Parliament has finally approved the Right to Information (RTI) Bill after two decades.
The Bill which was passed after its third reading at 8:30 pm on Tuesday, March 26, will now await Presidential assent to be fully recognised as law.
The RTI law will provide for the operationalisation of the constitutional right to information held by the public and some private institutions, subject to exemptions that are necessary and consistent with the protection of public interest in a democratic society.
It also seeks to foster a culture of transparency and accountability in public affairs and to provide for related matters.
The RTI Bill was first drafted in 1999, reviewed in 2003, 2005 and 2007 but was only presented to Parliament in 2010. It was brought back to the Sixth Parliament but could not be passed till the expiration of that Parliament on January 6, 2016.
Momentum, however, to get the bill passed gathered in 2017 following the formation of the Media Coalition on RTI and other bodies which have in the past 11 months, piled pressure on Parliament to pass it.
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Some members of Parliament had feared that the passage of the Bill will rob the government of confidential information.
Adansi Asokwa MP, K.T. Hammond, acknowledged that although its passage will be useful to journalists, it may not necessarily augur well for governance in the country.
“You need peace of mind to run a government. You need to concentrate and if you have a bill and before the ink dries on it, somebody is asking you to ‘bring this document’…to the extent that we are talking about communication between the president, the vice president and cabinet, potentially, there will be no secret in government,” he said.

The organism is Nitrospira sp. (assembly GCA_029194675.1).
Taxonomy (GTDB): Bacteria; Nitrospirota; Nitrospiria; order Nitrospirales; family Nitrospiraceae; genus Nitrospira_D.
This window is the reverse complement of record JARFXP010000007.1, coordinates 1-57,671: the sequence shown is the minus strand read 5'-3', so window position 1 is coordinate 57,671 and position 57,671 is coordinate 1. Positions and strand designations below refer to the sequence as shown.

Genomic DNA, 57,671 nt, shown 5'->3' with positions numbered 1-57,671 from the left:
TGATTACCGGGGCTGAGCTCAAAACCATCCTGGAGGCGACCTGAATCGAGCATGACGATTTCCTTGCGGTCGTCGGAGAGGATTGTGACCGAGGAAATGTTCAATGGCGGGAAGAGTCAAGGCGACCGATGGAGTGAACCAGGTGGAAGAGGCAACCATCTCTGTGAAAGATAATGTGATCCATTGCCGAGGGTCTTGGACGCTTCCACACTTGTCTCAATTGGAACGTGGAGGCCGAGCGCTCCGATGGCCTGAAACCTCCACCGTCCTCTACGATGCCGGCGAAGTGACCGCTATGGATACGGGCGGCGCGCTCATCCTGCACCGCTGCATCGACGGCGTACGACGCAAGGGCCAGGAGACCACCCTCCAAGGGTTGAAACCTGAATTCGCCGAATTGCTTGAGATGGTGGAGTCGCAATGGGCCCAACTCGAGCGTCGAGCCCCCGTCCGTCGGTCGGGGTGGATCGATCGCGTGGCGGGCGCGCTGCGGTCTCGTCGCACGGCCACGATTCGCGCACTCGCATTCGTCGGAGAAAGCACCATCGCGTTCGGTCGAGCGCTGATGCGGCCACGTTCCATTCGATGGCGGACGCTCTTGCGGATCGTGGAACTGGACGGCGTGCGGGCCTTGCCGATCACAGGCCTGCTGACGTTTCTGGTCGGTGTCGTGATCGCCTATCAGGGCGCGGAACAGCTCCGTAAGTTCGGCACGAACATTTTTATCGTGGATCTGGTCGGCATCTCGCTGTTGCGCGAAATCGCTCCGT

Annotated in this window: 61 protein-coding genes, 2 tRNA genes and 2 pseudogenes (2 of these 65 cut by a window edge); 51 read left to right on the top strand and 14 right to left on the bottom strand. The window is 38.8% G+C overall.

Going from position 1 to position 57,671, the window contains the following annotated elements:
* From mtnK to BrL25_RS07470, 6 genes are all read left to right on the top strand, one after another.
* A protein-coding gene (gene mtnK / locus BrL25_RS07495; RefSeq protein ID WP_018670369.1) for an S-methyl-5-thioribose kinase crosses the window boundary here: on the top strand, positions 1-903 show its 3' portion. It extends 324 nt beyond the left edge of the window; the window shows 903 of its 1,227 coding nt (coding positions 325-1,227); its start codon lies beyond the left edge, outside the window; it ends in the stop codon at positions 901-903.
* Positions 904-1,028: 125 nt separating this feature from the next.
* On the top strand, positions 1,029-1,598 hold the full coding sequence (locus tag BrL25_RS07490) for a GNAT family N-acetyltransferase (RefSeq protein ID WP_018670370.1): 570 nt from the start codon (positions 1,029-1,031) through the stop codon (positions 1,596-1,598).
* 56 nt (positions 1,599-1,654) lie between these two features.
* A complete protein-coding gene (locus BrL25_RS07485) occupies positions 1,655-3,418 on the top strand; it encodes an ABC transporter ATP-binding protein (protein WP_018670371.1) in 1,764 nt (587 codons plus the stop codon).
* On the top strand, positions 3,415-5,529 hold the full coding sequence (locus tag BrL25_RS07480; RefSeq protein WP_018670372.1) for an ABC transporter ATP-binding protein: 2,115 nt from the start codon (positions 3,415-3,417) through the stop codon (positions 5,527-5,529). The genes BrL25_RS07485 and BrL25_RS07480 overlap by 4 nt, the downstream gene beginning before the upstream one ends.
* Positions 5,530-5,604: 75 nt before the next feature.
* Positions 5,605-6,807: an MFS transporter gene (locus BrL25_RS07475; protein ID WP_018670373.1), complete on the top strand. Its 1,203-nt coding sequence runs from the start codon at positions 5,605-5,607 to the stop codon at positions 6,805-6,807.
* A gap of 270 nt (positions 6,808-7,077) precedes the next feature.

But it appears the Speaker of Parliament and government have kept to their assurances of getting the Bill passed.
The law will, however, be implemented at the beginning of 2020.
The Bill almost went unpassed as Minority Leader, Haruna Iddrisu called for further amendments to be made to it, Joy News’ Joseph Opoku Gakpo reported from Parliament.
He had wanted to evoke Order 130 which allows for any amendments to be made to any Bill before its third reading.
Mr Iddrisu also cited Clause 41, 18 and 21 as the basis for his demand for “a second consideration stage of the Bill.”
The Majority Leader, Osei Kyei Mensah-Bonsu disagreed.
Calling out Mr Iddrisu for being “always in a hurry,” he did not see the need for his request, adding that “the Minority Leader should wait until we make a pronouncement on the proposal.”
Tempers flared following the Majority Leader’s comment but the Speaker was able to bring the situation under control leading to the successful passage of the Bill.
When the 2nd Deputy Speaker, Alban Bagbin, who oversaw proceedings today, expressed joy that “at long last, the RTI Bill has now survived in this House.”